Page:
If you actually try it, you’ll see why I like to call sitting still and art. It looks easy, (it’s just sitting down after all, right?) but it requires learning, skill and practice. It can be a bit difficult if you’ve never done it before, but it can also be a very enlightening experience. You’ll learn a lot about the way your mind works and about yourself – the kind of things you think about all the time, the things make you worried and anxious, and the things that make you smile.

It’s the most minimal of activities, you don’t need any money or equipment, just a little time, patience and a place to sit.

Go on, try it today.

5 ways to create a minimalist’s world

If you have recently discovered minimalism, or you’re naturally quite minimalistic, it can get a little frustrating to watch your family and friends spend large amounts of time and money acquiring material things like more clothes, a new gadget or even a new and bigger car or house. It can get be upsetting to see the people you care about base their happiness on whether or not they will obtain these material things. What happens when they don’t get what they want?

You want them to be happy, despite having, or not having this stuff. You want to shake their shoulders and shout ‘YOU DON’T NEED ALL THIS STUFF, YOU CAN BE HAPPY RIGHT NOW!”. But we all know that people won’t change simply because you tell them to. The only way they will change for the better is if they want to change.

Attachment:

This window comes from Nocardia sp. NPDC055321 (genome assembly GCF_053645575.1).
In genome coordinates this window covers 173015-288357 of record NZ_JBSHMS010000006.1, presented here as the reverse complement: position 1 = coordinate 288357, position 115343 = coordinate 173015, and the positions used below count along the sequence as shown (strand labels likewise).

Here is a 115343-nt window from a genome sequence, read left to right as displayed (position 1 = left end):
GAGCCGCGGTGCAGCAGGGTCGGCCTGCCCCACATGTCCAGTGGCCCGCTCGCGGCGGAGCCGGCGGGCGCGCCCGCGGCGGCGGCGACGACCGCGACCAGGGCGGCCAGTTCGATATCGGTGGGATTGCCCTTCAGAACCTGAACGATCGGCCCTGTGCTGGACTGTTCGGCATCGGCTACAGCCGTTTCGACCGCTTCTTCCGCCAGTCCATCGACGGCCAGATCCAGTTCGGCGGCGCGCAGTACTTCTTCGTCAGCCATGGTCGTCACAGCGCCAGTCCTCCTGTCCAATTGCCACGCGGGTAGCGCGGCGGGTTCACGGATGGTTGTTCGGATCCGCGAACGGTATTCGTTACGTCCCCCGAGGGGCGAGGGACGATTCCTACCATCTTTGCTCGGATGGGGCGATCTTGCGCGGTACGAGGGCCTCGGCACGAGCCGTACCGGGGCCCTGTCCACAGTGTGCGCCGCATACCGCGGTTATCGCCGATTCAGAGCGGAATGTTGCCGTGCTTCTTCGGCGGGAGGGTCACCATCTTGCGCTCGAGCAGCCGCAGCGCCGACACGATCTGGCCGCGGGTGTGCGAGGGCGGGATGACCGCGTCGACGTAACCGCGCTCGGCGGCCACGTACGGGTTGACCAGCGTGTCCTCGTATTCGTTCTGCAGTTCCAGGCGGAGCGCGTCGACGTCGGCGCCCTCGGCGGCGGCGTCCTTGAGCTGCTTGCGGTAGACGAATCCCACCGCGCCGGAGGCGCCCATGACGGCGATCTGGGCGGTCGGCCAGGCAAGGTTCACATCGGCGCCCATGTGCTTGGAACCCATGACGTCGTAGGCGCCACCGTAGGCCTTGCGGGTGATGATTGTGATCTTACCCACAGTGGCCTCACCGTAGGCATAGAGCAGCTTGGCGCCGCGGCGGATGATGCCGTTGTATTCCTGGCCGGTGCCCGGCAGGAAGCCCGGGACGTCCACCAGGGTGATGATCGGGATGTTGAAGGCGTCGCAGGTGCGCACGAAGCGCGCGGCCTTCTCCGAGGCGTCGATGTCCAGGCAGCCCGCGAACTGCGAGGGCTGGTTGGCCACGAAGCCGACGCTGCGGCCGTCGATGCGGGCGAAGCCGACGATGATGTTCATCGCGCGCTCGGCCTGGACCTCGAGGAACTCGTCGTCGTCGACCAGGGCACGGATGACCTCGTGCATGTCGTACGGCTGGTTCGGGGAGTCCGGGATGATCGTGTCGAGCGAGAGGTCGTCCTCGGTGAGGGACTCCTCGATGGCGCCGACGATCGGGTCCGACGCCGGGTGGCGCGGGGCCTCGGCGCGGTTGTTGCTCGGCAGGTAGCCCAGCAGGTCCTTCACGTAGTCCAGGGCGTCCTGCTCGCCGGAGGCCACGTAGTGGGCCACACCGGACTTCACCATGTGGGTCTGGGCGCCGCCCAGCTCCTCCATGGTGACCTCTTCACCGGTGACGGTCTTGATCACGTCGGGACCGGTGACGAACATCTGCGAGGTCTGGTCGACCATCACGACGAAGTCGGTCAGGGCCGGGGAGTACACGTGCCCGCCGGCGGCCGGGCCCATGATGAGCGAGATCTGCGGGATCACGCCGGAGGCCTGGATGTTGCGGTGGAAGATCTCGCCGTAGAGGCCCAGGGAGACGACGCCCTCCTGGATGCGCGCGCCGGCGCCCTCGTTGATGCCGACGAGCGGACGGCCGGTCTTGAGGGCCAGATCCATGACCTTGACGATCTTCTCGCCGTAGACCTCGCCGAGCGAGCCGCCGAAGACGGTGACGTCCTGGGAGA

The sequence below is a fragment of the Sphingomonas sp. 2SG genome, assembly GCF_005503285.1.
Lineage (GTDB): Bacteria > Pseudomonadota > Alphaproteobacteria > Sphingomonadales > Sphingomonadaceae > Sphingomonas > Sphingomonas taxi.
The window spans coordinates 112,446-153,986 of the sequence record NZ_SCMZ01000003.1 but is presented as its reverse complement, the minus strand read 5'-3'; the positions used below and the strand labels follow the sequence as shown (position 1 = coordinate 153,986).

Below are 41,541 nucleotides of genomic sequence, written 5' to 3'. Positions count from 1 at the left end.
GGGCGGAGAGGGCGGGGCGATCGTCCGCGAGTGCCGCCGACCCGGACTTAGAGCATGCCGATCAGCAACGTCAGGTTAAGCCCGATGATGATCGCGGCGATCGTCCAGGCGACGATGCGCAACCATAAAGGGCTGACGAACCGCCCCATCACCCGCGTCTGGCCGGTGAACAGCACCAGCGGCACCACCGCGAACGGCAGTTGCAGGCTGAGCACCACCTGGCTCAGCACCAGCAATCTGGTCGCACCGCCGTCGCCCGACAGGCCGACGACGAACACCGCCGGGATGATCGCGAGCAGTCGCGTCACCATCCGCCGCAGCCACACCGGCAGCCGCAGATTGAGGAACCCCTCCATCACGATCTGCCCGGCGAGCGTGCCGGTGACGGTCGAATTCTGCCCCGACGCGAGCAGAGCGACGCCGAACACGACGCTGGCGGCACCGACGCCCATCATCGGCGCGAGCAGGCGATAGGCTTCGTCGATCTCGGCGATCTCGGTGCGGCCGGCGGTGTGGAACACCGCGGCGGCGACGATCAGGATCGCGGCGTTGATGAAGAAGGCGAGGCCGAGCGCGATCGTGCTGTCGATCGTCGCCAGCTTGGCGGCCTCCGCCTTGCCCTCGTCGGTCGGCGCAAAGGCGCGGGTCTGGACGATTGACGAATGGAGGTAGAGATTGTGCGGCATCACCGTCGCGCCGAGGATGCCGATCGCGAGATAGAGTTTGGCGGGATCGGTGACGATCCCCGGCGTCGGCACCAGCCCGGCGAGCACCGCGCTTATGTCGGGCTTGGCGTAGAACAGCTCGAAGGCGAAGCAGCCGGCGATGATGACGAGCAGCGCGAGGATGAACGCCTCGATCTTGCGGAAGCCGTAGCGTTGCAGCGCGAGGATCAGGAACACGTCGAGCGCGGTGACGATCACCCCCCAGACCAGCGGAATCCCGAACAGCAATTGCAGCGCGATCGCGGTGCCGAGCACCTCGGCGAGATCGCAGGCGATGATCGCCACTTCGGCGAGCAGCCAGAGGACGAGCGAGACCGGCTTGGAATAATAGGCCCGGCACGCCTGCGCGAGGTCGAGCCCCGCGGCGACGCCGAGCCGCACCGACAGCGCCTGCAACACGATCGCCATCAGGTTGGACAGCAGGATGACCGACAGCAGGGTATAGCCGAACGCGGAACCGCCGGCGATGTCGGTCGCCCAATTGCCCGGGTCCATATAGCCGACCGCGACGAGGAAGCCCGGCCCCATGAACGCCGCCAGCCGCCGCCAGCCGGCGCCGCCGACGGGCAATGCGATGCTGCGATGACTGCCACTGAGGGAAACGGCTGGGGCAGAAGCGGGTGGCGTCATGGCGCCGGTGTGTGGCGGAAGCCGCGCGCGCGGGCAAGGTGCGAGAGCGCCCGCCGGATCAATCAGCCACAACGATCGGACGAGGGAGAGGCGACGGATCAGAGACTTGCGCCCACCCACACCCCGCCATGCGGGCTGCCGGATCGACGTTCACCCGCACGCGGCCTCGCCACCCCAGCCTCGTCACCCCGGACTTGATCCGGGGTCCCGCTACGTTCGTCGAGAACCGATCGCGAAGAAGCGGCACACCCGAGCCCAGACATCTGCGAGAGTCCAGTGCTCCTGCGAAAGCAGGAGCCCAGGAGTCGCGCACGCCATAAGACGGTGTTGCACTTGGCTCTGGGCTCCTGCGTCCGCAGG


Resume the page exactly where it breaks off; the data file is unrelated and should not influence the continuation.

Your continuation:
Think about it. If you’re reading this it’s probably happened to you. You’ve seen how people following a minimalist lifestyle have changed their lives for the better. So you began to change too.

…And when people see how much better off you’ve become, they’ll follow suit. As the saying goes, “We must fix ourselves before we can fix others”.

Why not start a movement around you, starting with yourself?

how to change the world

1. Lead by example. Go out and do things with your the time and money you’ve saved through minimalism. Show people all the good things you’ve gained because you gave up falling for marketing ploys. What have you always wanted to do? What do you love? Why not travel, gain experience, write a book or blog, go for a walk, run in the park, get on a rollercoaster, learn to play an instrument, draw something, see a play …be free! When I started doing these kind of things, I got a few comments like “how do you find the time?” to which I smiled and said “I just don’t go to work as much!” (silently thinking “…because my life overhead is so low!”).

2. Show before telling. It might seem irresistible to make a comment here or there about how people live. It’s not necessarily bad, you might just want to let them know that they really don’t need another x but they probably won’t listen. For some reason, people don’t really appreciate you telling them how they would feel if only they would do y. Lecturing too much can create a distance between you and that person, and can make it even more difficult for them to change for the better. From experience, I’ve found my with-held comments more useful as motivation for myself to keep living minimally. For example, instead of simply telling others they shouldn’t don’t really drive in a car so much/at all, I just keep reminding myself not to!

3. Be helpful. Donate the things you don’t need to charities. Give money to causes you care about. You can make a positive impact on other people’s lives at the same time as you are downsizing. There’s bound to be someone who will appreciate Aunt Hester’s Christmas sweater more than you will! You change the world through the people you touch, but it doesn’t have to only be friends and family. You can change the world for the better – even if only just a little – by helping strangers out too.